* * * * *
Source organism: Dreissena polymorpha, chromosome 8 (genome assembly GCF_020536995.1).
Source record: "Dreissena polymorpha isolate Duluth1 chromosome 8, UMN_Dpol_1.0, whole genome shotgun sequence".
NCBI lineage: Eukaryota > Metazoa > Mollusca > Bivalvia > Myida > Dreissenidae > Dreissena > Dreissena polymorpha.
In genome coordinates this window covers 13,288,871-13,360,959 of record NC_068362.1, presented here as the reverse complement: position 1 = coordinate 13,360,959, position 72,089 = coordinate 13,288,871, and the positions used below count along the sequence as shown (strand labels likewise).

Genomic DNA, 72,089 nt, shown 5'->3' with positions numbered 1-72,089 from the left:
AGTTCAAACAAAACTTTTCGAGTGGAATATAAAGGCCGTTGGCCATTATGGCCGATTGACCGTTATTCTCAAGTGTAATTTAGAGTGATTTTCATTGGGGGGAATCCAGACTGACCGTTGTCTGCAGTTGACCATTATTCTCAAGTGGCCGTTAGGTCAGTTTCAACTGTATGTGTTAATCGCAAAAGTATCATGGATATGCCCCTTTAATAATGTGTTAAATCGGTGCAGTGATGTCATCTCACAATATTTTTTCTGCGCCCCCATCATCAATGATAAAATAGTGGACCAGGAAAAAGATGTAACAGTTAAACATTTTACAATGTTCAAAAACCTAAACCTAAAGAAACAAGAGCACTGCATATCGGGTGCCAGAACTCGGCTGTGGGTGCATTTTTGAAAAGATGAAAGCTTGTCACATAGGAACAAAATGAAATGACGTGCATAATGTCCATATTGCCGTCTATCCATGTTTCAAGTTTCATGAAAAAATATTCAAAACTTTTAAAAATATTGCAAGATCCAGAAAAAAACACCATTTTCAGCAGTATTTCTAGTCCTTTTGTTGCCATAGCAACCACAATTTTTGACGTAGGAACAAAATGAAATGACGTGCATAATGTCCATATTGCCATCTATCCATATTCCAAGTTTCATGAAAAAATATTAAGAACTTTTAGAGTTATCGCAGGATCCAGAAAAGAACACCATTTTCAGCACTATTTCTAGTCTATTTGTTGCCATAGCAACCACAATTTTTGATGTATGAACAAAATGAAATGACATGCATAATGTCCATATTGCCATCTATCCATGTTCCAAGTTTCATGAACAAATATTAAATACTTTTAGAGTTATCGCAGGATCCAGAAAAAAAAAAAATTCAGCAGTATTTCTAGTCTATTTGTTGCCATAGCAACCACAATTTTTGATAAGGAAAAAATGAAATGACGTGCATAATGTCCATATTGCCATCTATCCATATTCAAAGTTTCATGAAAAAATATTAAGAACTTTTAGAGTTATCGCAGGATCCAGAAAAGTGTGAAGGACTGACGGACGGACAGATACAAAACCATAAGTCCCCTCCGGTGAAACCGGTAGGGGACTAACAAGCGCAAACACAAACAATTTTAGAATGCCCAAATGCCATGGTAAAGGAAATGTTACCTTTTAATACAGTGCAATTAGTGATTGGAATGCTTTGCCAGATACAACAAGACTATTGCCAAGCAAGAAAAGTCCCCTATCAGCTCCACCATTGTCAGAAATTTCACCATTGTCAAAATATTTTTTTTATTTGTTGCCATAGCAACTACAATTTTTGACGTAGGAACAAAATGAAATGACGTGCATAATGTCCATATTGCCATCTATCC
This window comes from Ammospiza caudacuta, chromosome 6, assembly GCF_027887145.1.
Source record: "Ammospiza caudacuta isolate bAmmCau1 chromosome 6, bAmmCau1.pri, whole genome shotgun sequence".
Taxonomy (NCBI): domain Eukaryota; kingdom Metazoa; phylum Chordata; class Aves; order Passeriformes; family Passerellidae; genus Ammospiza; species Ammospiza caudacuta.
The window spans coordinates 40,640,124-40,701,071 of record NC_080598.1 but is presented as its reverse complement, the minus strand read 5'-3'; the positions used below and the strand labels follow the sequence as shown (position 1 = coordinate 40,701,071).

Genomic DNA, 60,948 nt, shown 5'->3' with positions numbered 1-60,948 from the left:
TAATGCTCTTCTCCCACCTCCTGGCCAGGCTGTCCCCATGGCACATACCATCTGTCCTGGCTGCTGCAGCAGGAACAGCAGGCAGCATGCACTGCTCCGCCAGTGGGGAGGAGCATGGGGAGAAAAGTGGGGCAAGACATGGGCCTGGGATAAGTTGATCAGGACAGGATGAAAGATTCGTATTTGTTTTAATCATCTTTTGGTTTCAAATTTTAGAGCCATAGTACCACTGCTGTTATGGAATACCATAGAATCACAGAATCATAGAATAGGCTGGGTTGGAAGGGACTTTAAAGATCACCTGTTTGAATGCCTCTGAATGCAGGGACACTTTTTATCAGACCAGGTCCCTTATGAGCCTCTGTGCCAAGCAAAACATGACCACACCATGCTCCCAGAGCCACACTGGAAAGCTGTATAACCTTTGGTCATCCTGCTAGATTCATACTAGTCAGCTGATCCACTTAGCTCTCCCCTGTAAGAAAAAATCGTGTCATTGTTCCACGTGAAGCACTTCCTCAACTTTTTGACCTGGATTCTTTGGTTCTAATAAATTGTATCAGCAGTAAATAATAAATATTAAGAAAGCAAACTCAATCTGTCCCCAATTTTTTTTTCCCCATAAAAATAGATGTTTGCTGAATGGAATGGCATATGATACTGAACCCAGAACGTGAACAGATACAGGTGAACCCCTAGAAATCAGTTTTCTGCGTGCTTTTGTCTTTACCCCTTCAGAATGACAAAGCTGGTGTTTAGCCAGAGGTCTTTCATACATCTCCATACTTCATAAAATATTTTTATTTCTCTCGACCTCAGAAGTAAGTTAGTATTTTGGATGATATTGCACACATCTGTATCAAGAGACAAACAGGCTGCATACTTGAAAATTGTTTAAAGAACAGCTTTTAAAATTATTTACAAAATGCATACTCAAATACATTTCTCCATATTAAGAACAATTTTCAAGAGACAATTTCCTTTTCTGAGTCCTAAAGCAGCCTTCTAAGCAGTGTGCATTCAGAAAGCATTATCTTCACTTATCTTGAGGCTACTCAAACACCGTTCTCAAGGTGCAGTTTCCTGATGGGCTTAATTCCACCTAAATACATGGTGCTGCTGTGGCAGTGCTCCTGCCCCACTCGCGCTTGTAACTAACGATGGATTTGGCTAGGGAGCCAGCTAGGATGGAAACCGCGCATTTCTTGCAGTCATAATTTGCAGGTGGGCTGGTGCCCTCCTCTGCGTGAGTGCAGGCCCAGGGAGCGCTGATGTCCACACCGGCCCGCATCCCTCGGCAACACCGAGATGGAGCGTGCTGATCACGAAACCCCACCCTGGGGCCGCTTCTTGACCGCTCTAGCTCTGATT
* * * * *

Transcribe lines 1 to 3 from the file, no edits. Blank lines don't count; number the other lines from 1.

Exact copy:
Source organism: Dreissena polymorpha, chromosome 8 (genome assembly GCF_020536995.1).
Source record: "Dreissena polymorpha isolate Duluth1 chromosome 8, UMN_Dpol_1.0, whole genome shotgun sequence".
NCBI lineage: Eukaryota > Metazoa > Mollusca > Bivalvia > Myida > Dreissenidae > Dreissena > Dreissena polymorpha.